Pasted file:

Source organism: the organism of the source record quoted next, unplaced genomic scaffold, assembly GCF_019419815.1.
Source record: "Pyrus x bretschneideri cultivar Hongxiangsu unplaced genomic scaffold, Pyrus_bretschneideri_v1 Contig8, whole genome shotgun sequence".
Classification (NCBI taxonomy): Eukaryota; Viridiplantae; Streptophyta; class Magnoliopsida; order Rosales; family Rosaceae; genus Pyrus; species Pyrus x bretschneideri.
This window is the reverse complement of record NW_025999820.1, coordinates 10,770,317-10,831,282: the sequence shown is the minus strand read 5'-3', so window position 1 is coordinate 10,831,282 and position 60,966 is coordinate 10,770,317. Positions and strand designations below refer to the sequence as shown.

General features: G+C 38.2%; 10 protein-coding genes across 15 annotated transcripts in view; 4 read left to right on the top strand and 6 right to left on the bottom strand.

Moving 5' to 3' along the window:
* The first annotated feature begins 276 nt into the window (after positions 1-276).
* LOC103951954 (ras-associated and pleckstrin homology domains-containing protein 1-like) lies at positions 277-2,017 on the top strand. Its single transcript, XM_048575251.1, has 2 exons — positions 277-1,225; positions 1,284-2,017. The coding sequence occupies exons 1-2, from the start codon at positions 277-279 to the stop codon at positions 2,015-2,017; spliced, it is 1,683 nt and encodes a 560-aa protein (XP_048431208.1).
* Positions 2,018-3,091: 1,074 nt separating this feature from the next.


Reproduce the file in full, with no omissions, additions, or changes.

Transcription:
Source organism: the organism of the source record quoted next, unplaced genomic scaffold, assembly GCF_019419815.1.
Source record: "Pyrus x bretschneideri cultivar Hongxiangsu unplaced genomic scaffold, Pyrus_bretschneideri_v1 Contig8, whole genome shotgun sequence".
Classification (NCBI taxonomy): Eukaryota; Viridiplantae; Streptophyta; class Magnoliopsida; order Rosales; family Rosaceae; genus Pyrus; species Pyrus x bretschneideri.
This window is the reverse complement of record NW_025999820.1, coordinates 10,770,317-10,831,282: the sequence shown is the minus strand read 5'-3', so window position 1 is coordinate 10,831,282 and position 60,966 is coordinate 10,770,317. Positions and strand designations below refer to the sequence as shown.

General features: G+C 38.2%; 10 protein-coding genes across 15 annotated transcripts in view; 4 read left to right on the top strand and 6 right to left on the bottom strand.

Moving 5' to 3' along the window:
* The first annotated feature begins 276 nt into the window (after positions 1-276).
* LOC103951954 (ras-associated and pleckstrin homology domains-containing protein 1-like) lies at positions 277-2,017 on the top strand. Its single transcript, XM_048575251.1, has 2 exons — positions 277-1,225; positions 1,284-2,017. The coding sequence occupies exons 1-2, from the start codon at positions 277-279 to the stop codon at positions 2,015-2,017; spliced, it is 1,683 nt and encodes a 560-aa protein (XP_048431208.1).
* Positions 2,018-3,091: 1,074 nt separating this feature from the next.